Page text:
Youth volunteers aim to help the North Fork’s feral cat population

07/14/2019 5:43 AM |

Some may think North Fork Country Kids: Rescue and Preservation Through Pedagogy is a mouthful of a name for an animal rescue group, but every word is essential to understanding what the volunteer organization does, according to founder Virginia Scudder.

The organization is mainly focused on cats and works to help trap and neuter feral felines, as well as find homes for stray, feral and abandoned animals. The second goal of the not-for-profit is to promote education in rescue and land preservation. 

“Our rescue is all about advocacy, history, and the connection between parents, teachers, students and the animals,” Ms. Scudder said.

The Aquebogue-based group Scudder started about five years ago is entirely volunteer-driven, many of whom are educators and realtors as well as parents and students. Scudder herself is an English teacher in the West Islip School District.

“As parents, a lot of us try to instill the importance of empathy,” Ms. Scudder said. “Which is something we see as educators trickling — diminishing in some ways.”

The organization holds classes and clinics locally at libraries and schools and works with boy and girl scouts teaching children and parents how to trap, neuter, and return along with some history of cats on the North Fork.

Evan Huber, Payton Scudder, Laura Huber, Rebecca Brandsteder and Virginia Scudder at the Strawberry Festival.

“We talk about the feral cat as part of our history,” Ms. Scudder said. “Settlers of the North Fork brought cats over from Europe…they’ve been here since the Puritans came over. The very idea of rescue is about history, how cats fit into history, what it means to [the children] personally.”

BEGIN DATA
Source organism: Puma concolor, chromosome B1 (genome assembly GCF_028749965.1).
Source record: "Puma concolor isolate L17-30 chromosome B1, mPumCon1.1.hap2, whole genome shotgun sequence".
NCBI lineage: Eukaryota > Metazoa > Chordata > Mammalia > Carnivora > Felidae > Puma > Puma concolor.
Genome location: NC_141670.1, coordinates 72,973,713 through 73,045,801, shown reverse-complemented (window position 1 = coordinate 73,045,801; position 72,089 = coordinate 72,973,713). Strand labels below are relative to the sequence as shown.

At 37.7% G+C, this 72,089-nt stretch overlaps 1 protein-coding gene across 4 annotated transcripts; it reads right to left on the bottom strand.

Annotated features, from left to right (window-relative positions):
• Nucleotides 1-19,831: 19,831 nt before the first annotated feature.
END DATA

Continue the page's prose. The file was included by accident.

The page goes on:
The rescue is a foster-based organization and relies on the help of volunteers willing to give their time and energy to the cause, as well as those who help temporarily house cats until they are adopted. The group also lends out traps and helps homeowners learn how to trap, neuter and return feral cats in their own neighborhood. 

“If the homeowner is willing, we show them how to [set up the trap], and we completely pay for spaying and neutering,” Ms. Scudder said. “They just have to do a bit of the legwork.”

Because feral cats don’t have any natural predators on Long Island, according to Ms. Scudder, the population has grown astronomically and hasn’t earned them the best rep.

“[Their history] is essential for all of us to understand — otherwise we’re putting negativity on those poor animals when instead we can help control the population and give them a life they deserve,” she said.

North Fork Country Kids: Rescue and Preservation through Pedagogy will be hosting its second Annual Summer Rescue Awards, honoring women in the veterinary community and rescue community, at the Long Island Aquarium in Riverhead on August 30.

Top photo caption: Chrissy Santiago, Virginia Scudder, Payton Scudder and Caitlyn Malone at Aquebogue Elementary school where the group spoke about pet ownership and feral cats.

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